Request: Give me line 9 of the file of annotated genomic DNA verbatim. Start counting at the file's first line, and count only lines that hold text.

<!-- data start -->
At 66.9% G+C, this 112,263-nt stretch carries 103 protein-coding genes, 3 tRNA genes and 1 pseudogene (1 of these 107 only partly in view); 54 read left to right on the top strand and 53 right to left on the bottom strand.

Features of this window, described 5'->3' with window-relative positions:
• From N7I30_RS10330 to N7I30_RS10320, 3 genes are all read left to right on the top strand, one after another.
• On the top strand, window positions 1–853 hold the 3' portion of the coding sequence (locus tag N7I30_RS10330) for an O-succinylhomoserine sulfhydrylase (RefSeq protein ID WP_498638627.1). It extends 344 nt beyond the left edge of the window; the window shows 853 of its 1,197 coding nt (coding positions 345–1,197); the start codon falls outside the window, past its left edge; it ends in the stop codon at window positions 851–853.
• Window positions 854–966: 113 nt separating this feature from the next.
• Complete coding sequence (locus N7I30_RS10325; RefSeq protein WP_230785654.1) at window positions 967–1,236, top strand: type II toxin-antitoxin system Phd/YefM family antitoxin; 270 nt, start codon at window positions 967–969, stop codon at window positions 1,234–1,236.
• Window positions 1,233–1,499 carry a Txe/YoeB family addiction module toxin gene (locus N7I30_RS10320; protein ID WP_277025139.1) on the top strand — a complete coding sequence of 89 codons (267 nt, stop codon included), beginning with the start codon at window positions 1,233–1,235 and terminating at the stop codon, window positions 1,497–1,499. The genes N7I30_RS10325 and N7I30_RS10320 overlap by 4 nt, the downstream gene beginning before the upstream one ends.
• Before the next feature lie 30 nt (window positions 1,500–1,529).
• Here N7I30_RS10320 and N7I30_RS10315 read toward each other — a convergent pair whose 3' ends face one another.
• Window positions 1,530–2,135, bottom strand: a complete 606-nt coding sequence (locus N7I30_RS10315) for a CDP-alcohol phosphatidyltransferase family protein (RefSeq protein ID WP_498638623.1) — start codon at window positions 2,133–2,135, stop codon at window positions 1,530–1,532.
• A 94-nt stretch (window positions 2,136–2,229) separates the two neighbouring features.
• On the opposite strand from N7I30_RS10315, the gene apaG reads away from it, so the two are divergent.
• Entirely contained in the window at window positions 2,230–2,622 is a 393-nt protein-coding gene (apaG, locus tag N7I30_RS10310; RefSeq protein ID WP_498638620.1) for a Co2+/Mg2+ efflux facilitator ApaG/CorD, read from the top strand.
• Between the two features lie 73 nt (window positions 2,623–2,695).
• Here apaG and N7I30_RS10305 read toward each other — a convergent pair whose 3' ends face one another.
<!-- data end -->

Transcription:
• Here N7I30_RS10320 and N7I30_RS10315 read toward each other — a convergent pair whose 3' ends face one another.